More than 2,000 years ago, between the 1st and 3rd centuries BC, the Romans were already walking between the oak trees of the Sierra del Benalfí, in the foothills of the Sierra de Grazalema, along one of their famous roads, those works of civil engineering which have resisted the passage of time. Now other Romans, but contemporary ones, are returning to walk these thousand-year-old paths in an event which attracts an increasing number of visitors each year.
There has been such as excellent response to this initiative that the organisers have introduced more ambitious elements, so this has become much more than a walk down the Roman path. This year the programme includes activities such as conferences, historic reenactments, gastronomic events and activities for children. On Friday 20th at 8pm, at the Centro de Recepción de Ocuri, a round table discussion will be held about this Roman town, with the participation of historian Luis Javier Guerrero Misa; Giacomo Gillani, a specialist in Classical Literature, and Fine Arts specialist Joaquín Domínguez Ordóñez. On Saturday 21st at 9pm, this same reception centre will be the venue for a performance of the classical ‘Fabula Belli Troiani’ by the ¿Tea Tre Ves? Theatre Workshop of Ubrique. After that, the II Convivivm Ocvritanorvm will take place, with a typical Roman menu prepared with products and recipes from the era.
The actual descent down the Roman trail itself will take place on Saturday 28th. On the Friday, at 6pm, a Roman market will be held in the Town Hall square (Plaza del Ayuntamiento), organised by Andalucía Medieval. Then at 8pm, the Cohors Praetoria Ocvritanorvm and the Legio X Eqvestris will take part in a street procession which starts at the Plaza de la Estrella and finishes at the Plaza del Ayuntamiento.
On the Saturday from 4.45pm, the people who want to take part in the descent along the Roman path leave from the bus station. The bus will take them to the starting point of the walk, in the neighbouring municipality of Benaocaz. The only condition for taking part is that people dress as Romans. The Roman legions are expected to arrive at the Plaza del Ayuntamiento at 9pm.
The following day, Sunday, there will be a children’s procession at midday, with the youngsters dressed as Romans, and a puppet show. The festival closes with a firework display.
The Roman path down which the ‘descent’ takes place is included in the catalogue of footpaths in the Sierra de Grazalema natural park. In Benaocaz, it begins on the A-2302, beside the bus stop for the village. If we start in Ubrique, we need to look for the church of San Juan. The footpath goes continually downhill through limestone landscapes with dolomites, clay and gypsum, and there are some lovely views of the Alta and Ubrique mountain ranges.
Baths and forum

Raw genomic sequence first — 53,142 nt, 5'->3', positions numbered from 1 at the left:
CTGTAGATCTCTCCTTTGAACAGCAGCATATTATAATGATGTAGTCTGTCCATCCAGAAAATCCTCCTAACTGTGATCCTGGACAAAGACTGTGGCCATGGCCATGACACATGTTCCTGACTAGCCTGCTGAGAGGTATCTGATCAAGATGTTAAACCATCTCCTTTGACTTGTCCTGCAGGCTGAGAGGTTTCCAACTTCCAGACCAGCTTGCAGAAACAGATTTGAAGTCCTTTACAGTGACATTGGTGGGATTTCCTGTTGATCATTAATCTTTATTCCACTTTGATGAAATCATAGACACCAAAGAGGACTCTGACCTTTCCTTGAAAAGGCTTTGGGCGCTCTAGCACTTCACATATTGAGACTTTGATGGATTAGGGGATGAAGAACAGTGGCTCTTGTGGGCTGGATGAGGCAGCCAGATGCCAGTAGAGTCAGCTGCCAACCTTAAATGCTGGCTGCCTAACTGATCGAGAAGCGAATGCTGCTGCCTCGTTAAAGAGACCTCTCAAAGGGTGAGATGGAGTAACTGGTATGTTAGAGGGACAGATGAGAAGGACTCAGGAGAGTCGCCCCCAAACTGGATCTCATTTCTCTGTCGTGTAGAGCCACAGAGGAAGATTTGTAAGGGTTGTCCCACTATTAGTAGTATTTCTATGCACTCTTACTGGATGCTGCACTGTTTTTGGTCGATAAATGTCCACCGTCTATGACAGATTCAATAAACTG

However, Ocuri is neither a legend nor the fruit of historians’ imagination. The path passes below the Salto de la Mora, where the remains of the Roman town are situated. Surrounded by a formidable wall and with impressive infrastructure such as water deposits and channels, we find the remains of public baths, houses, the forum and the cemetery, which were built during the 2nd century BC.
This complex can be visited from the information point at kilometre 20 on the road between Ubrique and Benaocaz. A stretch of the wall is still intact, about 26 metres in length, three metres wide and an average height of 2.14 metres, and experts believe the wall, which was built for defensive purposes, was originally about 40 metres long and was constructed in the 5th century BC. In 2012 the wall suffered major damage and part of it collapsed. At present, restoration works are being carried out on these stretches and to consolidate the span of the entrance to the archaeological site.
The path continues downwards to the stone, or head, of the bull (a bull’s head is painted on the rock). Legend has it that a battle took place at this point between the inhabitants of Benaocaz and Ubrique over the image of San Blas. They hurled rocks at each other because the people of Ubrique tried to steal the image as a mate for the Virgen de los Remedios. It is here that the organisers of the ‘Bajada’ designed the ‘ocuritaurus’, a bull’s head made out of fibreglass which has become a legendary totem.
Once the participants arrive at Ubrique, the Romans who have taken part in the Bajada for the first time are baptised in the ‘fountain of nine spouts’ and are given names from that era.
Interesting places in Ubrique include the Capuchinos convent, which is a 17th century church, the 18th century chapel of El Calvario and the parish church of Nuestra Señora de la O, built in 1773. The image of Nuestra Señora de la O is the work of sculptor Jerónimo Hernández. It was created in 1575 and painted by Álvaro de Ovalle in 1576. It was originally in the El Salvador church in Carmona. In the chapel of El Sagrario is a painting of the Immaculate Conception attributed to Italian artist Lucas Jordán, highlighting the beautiful and magnificent silver tabernacle which was created by the Navas Parejo goldsmiths in Granada.
The town’s principal industry is leather and there is now a Leather Museum, the Museo de la Piel de Ubrique, which is situated in the Convento de los Capuchinos, in the rooms which were once the cells of the friars.